Estafa through failure to return

The words "misappropriate" and "convert" as used in the law on Estafa connote an act of using or disposing of another’s property as if it were one’s own or of devoting it to a purpose or use different from that agreed upon. Misappropriation or conversion may be proved by the prosecution by direct evidence or by circumstantial evidence.

According to the Supreme Court, in the case of People v. Manantan, in an agency for the sale of jewelries, it is the agent's duty to return the jewelry upon demand of the owner and failure to do so is evidence of conversion of the property by the agent.  In other words, the demand for the return of the thing delivered in trust and the failure of the accused to account for it are circumstantial evidence of misappropriation. However, this presumption is rebuttable.  If the accused is able to satisfactorily explain his failure to produce the thing delivered in trust or to account for the money, he may not be held liable for Estafa.

Manantan received in trust the jewelries from Carilla for the purpose of selling them within two weeks from receipt thereof; and to remit the proceeds to Carilla within two weeks after the sale or to return the jewelries in case they were not sold. It was also agreed that Manantan will earn from any amount that she would add to the original sale price of the jewelries fixed by Carilla. This, in effect, created a fiduciary relationship between Carilla and Manantan.The absence of a written document showing receipt of jewelries or other property in trust does not necessarily mean that no such contract exists between the parties. Contracts can be made orally for as long as there is a meeting of the minds of the parties thereto. Carilla positively and categorically testified on the transaction that transpired between him and Manantan.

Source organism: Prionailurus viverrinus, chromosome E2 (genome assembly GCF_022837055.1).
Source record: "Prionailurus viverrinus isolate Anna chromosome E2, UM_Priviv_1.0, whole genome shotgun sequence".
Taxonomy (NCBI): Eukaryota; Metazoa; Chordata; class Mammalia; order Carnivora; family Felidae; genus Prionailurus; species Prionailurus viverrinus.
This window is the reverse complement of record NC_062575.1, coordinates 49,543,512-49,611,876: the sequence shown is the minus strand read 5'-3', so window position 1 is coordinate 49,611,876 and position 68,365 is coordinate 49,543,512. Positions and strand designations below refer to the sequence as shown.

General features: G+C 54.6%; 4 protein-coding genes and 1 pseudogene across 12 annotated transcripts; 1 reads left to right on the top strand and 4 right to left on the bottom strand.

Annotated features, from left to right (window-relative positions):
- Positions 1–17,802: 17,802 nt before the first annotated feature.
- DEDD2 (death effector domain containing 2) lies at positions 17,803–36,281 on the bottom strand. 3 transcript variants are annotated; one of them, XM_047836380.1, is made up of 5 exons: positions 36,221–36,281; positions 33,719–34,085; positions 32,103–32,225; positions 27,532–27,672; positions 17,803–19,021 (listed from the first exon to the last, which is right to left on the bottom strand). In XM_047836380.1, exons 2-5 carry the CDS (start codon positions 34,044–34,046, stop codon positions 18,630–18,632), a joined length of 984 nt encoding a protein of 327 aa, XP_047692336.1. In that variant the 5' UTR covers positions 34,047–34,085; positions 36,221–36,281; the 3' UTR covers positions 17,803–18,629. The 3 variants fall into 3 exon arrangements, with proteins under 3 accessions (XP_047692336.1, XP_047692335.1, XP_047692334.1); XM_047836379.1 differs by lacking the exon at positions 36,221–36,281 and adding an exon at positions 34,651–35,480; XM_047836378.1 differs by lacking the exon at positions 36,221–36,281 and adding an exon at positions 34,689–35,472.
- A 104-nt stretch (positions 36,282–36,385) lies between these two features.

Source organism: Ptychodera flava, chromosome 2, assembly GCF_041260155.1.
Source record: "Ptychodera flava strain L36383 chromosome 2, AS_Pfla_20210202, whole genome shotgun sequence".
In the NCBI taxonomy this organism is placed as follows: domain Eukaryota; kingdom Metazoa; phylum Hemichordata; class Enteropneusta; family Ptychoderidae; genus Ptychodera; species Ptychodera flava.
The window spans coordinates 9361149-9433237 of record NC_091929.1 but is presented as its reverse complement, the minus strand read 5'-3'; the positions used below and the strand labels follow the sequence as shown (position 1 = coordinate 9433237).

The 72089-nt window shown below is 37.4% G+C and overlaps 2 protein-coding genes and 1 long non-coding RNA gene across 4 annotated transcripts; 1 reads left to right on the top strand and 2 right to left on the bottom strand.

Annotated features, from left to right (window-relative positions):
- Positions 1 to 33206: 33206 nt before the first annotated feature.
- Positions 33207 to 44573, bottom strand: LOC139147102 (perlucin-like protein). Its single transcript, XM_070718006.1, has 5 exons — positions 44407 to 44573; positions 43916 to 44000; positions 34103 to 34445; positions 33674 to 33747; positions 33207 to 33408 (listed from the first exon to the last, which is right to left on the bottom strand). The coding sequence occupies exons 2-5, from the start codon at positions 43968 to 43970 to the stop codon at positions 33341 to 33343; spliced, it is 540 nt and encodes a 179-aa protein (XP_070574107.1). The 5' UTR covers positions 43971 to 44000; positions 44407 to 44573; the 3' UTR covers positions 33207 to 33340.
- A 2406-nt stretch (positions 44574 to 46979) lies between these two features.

Manantan misappropriated Carilla’s properties, which she held in trust, by failing to remit the sale price of the jewelries or return the same to Carilla upon the expiration of the stipulated period, despite repeated demands by the latter. Manantan issued checks to Carilla as supposed payment of the sales proceeds of the jewelries but these checks were dishonored. Carilla hired a lawyer and sent a demand-letter to Manantan but the latter still failed to turn over the jewelries or the sale prices thereof.

Failure to account upon demand for the return of the thing delivered in trust raises a presumption of misappropriation. Manantan’s bare denials are not sufficient to overcome such presumption. Estafa may also be committed by denying untruthfully that the thing was received. Manantan denied having received jewelries from Carilla. However, as already determined, such denial is unsubstantiated and therefore cannot prevail over the categorical declarations of Carilla that the jewelries were turned over in trust to Manantan. Hence, Manantan’s denial of the receipt of jewelries also constitutes Estafa. (People v. Manantan. G.R. No. 156248. August 28, 2007)